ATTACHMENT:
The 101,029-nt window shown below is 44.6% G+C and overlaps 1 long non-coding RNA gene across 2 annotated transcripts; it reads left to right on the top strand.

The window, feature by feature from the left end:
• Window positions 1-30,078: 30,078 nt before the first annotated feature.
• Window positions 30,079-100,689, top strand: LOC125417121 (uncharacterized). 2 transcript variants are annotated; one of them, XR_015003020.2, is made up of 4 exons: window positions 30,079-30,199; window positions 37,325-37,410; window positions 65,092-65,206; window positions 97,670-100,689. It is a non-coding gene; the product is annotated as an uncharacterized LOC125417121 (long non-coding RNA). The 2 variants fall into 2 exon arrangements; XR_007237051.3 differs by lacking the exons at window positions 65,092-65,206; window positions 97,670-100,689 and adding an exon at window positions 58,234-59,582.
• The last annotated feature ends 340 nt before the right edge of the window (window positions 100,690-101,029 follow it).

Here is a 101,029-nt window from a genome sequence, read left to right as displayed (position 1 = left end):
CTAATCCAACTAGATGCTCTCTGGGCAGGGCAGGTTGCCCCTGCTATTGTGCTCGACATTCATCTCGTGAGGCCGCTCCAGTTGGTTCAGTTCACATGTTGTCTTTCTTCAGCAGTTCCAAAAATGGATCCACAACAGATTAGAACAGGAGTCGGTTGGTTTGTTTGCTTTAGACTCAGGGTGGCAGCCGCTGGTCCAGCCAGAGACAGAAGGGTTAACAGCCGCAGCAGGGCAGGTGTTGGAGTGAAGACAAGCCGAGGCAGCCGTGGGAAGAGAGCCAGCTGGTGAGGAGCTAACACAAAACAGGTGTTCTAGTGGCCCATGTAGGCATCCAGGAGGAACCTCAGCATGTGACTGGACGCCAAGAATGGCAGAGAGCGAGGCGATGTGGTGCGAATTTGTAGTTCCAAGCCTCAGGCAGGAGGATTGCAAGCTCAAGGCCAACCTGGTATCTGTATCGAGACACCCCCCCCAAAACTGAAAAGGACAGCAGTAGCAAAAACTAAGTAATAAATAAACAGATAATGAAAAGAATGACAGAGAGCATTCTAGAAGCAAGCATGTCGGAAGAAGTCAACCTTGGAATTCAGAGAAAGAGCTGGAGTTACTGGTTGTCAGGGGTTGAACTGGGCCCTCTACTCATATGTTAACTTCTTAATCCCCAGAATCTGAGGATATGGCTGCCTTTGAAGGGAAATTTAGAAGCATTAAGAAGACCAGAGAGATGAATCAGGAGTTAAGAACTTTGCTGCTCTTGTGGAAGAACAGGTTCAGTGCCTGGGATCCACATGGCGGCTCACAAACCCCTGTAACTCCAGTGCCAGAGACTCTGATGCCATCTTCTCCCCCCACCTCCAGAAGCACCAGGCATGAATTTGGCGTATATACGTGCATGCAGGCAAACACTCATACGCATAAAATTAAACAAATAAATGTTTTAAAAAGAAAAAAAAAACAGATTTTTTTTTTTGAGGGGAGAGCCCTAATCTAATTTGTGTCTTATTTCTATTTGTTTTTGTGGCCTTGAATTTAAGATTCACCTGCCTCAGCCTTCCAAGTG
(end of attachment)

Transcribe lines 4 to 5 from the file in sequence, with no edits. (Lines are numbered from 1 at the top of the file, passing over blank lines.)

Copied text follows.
• Window positions 30,079-100,689, top strand: LOC125417121 (uncharacterized). 2 transcript variants are annotated; one of them, XR_015003020.2, is made up of 4 exons: window positions 30,079-30,199; window positions 37,325-37,410; window positions 65,092-65,206; window positions 97,670-100,689. It is a non-coding gene; the product is annotated as an uncharacterized LOC125417121 (long non-coding RNA). The 2 variants fall into 2 exon arrangements; XR_007237051.3 differs by lacking the exons at window positions 65,092-65,206; window positions 97,670-100,689 and adding an exon at window positions 58,234-59,582.
• The last annotated feature ends 340 nt before the right edge of the window (window positions 100,690-101,029 follow it).